I’m not sure this diagnosis is correct; how is it confirmed? I’ve been recommended by my new GYN to go to this therapy with this new diagnosis. I have pain during sex. I HATE the muscle feelings of doing Keegles- absolutely hate those feelings. Doc says I won’t be doing Keegles. Have been athletic entire life, and continue to play tennis, do Zumba, garden, snorkle, kayack, still, as I’m a very healthy 57 year old, with left side internal pain during sex, sometimes what feels like a broken pelvic BONE pain. How is this diagnosis confirmed?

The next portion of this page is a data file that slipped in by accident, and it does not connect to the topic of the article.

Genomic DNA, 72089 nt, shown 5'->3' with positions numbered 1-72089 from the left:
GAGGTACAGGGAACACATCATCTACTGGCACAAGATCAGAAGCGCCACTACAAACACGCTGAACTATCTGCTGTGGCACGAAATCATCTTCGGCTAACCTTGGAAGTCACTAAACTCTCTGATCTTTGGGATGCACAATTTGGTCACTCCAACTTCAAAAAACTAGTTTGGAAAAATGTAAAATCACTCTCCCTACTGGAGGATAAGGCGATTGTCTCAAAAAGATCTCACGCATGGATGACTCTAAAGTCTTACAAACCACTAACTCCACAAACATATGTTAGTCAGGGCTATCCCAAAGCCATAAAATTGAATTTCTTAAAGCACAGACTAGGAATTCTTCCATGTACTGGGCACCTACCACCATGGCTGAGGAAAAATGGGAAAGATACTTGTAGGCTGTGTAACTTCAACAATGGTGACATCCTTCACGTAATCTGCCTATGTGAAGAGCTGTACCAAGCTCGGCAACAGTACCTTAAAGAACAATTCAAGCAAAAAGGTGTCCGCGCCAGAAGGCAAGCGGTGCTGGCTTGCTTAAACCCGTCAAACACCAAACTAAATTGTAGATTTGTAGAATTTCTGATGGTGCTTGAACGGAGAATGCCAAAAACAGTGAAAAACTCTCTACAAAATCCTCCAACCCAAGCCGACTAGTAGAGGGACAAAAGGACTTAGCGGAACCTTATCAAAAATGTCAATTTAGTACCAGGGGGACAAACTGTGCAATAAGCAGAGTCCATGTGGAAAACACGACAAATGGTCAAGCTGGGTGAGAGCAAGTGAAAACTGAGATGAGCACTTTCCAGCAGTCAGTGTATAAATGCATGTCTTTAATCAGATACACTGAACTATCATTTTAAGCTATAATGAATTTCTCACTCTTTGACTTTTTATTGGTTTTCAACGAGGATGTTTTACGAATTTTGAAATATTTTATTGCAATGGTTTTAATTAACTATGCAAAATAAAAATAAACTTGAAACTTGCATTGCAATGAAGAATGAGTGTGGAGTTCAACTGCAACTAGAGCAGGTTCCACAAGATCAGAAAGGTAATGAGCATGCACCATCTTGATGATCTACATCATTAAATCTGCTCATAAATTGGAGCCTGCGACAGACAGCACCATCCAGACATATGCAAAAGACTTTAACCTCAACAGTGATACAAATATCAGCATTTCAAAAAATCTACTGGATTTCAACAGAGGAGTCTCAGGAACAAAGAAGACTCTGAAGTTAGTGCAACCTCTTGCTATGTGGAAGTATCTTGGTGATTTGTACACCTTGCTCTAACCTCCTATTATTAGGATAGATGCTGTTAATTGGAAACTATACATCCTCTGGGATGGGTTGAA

Exercise. There are a number of exercises you can do at home or at the gym to help strengthen your pelvic floor. Some of the best exercises include bridge pose, wall squats, jumping jacks, and dead bug crunch. For instructions on how to do these exercises, ask a knowledgeable trainer. You can also search online for video instructions.  I also recommend that you Google Katy Bowman, who has many good resources for pelvic floor exercises.
As physical therapists, are our hands are amazing gifts and phenomenal diagnostic tools that we can use to assess restrictions, tender points, swelling, muscle guarding, atrophy, nerve irritation and skeletal malalignment. We also use our hands to treat out these problems, provide feedback to the muscles, and facilitate the activation of certain muscle groups. There have been a great number of manual techniques that have evolved over the course of physical therapy’s history. Let’s go over a few.
×